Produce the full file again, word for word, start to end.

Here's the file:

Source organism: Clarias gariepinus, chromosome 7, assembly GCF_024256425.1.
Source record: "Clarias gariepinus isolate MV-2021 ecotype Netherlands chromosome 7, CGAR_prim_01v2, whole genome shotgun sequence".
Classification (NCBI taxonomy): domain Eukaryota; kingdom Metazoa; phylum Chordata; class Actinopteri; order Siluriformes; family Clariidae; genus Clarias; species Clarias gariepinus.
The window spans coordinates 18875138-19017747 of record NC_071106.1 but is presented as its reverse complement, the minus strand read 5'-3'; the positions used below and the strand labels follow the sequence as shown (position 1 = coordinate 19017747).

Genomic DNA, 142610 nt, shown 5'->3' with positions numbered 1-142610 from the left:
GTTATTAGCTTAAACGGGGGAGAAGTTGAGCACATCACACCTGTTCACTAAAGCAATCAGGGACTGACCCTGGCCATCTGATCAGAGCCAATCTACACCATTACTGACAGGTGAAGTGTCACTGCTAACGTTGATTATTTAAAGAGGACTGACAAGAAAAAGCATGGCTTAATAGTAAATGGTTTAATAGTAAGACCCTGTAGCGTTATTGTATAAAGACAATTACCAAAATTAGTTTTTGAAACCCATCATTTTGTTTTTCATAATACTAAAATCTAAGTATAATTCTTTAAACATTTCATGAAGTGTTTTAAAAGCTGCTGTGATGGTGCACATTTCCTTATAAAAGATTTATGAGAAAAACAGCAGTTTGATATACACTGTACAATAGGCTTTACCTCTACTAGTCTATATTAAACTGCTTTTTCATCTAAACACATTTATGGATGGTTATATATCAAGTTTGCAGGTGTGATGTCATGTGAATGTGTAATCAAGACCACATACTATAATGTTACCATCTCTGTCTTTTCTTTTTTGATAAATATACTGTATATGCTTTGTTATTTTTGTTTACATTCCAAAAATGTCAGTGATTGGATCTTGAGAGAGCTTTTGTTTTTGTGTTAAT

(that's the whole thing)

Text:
Source organism: Clarias gariepinus, chromosome 7, assembly GCF_024256425.1.
Source record: "Clarias gariepinus isolate MV-2021 ecotype Netherlands chromosome 7, CGAR_prim_01v2, whole genome shotgun sequence".
Classification (NCBI taxonomy): domain Eukaryota; kingdom Metazoa; phylum Chordata; class Actinopteri; order Siluriformes; family Clariidae; genus Clarias; species Clarias gariepinus.
The window spans coordinates 18875138-19017747 of record NC_071106.1 but is presented as its reverse complement, the minus strand read 5'-3'; the positions used below and the strand labels follow the sequence as shown (position 1 = coordinate 19017747).

Genomic DNA, 142610 nt, shown 5'->3' with positions numbered 1-142610 from the left:
GTTATTAGCTTAAACGGGGGAGAAGTTGAGCACATCACACCTGTTCACTAAAGCAATCAGGGACTGACCCTGGCCATCTGATCAGAGCCAATCTACACCATTACTGACAGGTGAAGTGTCACTGCTAACGTTGATTATTTAAAGAGGACTGACAAGAAAAAGCATGGCTTAATAGTAAATGGTTTAATAGTAAGACCCTGTAGCGTTATTGTATAAAGACAATTACCAAAATTAGTTTTTGAAACCCATCATTTTGTTTTTCATAATACTAAAATCTAAGTATAATTCTTTAAACATTTCATGAAGTGTTTTAAAAGCTGCTGTGATGGTGCACATTTCCTTATAAAAGATTTATGAGAAAAACAGCAGTTTGATATACACTGTACAATAGGCTTTACCTCTACTAGTCTATATTAAACTGCTTTTTCATCTAAACACATTTATGGATGGTTATATATCAAGTTTGCAGGTGTGATGTCATGTGAATGTGTAATCAAGACCACATACTATAATGTTACCATCTCTGTCTTTTCTTTTTTGATAAATATACTGTATATGCTTTGTTATTTTTGTTTACATTCCAAAAATGTCAGTGATTGGATCTTGAGAGAGCTTTTGTTTTTGTGTTAAT